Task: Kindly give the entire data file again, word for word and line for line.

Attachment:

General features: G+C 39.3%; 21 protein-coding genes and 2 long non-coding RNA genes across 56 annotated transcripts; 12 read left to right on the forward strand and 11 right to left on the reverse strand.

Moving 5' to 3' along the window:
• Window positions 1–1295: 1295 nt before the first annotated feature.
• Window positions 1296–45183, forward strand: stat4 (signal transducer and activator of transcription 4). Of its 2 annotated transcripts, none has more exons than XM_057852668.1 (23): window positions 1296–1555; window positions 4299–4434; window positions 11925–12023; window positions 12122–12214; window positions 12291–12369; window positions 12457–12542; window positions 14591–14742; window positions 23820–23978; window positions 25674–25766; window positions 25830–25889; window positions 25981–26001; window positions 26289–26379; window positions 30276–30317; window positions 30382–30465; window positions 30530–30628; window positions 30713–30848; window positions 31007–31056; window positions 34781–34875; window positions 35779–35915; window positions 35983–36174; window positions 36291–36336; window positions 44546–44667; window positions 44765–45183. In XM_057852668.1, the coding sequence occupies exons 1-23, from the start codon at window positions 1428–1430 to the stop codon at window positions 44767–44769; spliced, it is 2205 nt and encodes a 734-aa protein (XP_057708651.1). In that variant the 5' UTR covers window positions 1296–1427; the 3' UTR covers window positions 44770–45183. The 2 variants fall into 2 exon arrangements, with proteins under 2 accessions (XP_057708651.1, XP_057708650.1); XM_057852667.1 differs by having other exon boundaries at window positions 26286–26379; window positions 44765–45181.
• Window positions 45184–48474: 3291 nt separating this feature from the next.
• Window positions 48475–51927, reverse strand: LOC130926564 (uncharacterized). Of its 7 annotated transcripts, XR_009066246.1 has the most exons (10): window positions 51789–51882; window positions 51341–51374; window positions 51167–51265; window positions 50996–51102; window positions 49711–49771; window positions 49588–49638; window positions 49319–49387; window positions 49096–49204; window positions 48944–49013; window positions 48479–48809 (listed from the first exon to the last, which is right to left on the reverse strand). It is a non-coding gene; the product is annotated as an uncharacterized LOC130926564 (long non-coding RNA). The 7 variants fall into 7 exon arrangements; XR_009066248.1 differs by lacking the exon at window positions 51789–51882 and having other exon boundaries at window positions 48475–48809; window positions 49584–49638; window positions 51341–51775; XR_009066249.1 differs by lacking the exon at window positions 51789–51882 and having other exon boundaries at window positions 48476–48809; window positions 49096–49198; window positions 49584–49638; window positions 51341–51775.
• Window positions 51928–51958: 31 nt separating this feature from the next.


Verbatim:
General features: G+C 39.3%; 21 protein-coding genes and 2 long non-coding RNA genes across 56 annotated transcripts; 12 read left to right on the forward strand and 11 right to left on the reverse strand.

Moving 5' to 3' along the window:
• Window positions 1–1295: 1295 nt before the first annotated feature.
• Window positions 1296–45183, forward strand: stat4 (signal transducer and activator of transcription 4). Of its 2 annotated transcripts, none has more exons than XM_057852668.1 (23): window positions 1296–1555; window positions 4299–4434; window positions 11925–12023; window positions 12122–12214; window positions 12291–12369; window positions 12457–12542; window positions 14591–14742; window positions 23820–23978; window positions 25674–25766; window positions 25830–25889; window positions 25981–26001; window positions 26289–26379; window positions 30276–30317; window positions 30382–30465; window positions 30530–30628; window positions 30713–30848; window positions 31007–31056; window positions 34781–34875; window positions 35779–35915; window positions 35983–36174; window positions 36291–36336; window positions 44546–44667; window positions 44765–45183. In XM_057852668.1, the coding sequence occupies exons 1-23, from the start codon at window positions 1428–1430 to the stop codon at window positions 44767–44769; spliced, it is 2205 nt and encodes a 734-aa protein (XP_057708651.1). In that variant the 5' UTR covers window positions 1296–1427; the 3' UTR covers window positions 44770–45183. The 2 variants fall into 2 exon arrangements, with proteins under 2 accessions (XP_057708651.1, XP_057708650.1); XM_057852667.1 differs by having other exon boundaries at window positions 26286–26379; window positions 44765–45181.
• Window positions 45184–48474: 3291 nt separating this feature from the next.
• Window positions 48475–51927, reverse strand: LOC130926564 (uncharacterized). Of its 7 annotated transcripts, XR_009066246.1 has the most exons (10): window positions 51789–51882; window positions 51341–51374; window positions 51167–51265; window positions 50996–51102; window positions 49711–49771; window positions 49588–49638; window positions 49319–49387; window positions 49096–49204; window positions 48944–49013; window positions 48479–48809 (listed from the first exon to the last, which is right to left on the reverse strand). It is a non-coding gene; the product is annotated as an uncharacterized LOC130926564 (long non-coding RNA). The 7 variants fall into 7 exon arrangements; XR_009066248.1 differs by lacking the exon at window positions 51789–51882 and having other exon boundaries at window positions 48475–48809; window positions 49584–49638; window positions 51341–51775; XR_009066249.1 differs by lacking the exon at window positions 51789–51882 and having other exon boundaries at window positions 48476–48809; window positions 49096–49198; window positions 49584–49638; window positions 51341–51775.
• Window positions 51928–51958: 31 nt separating this feature from the next.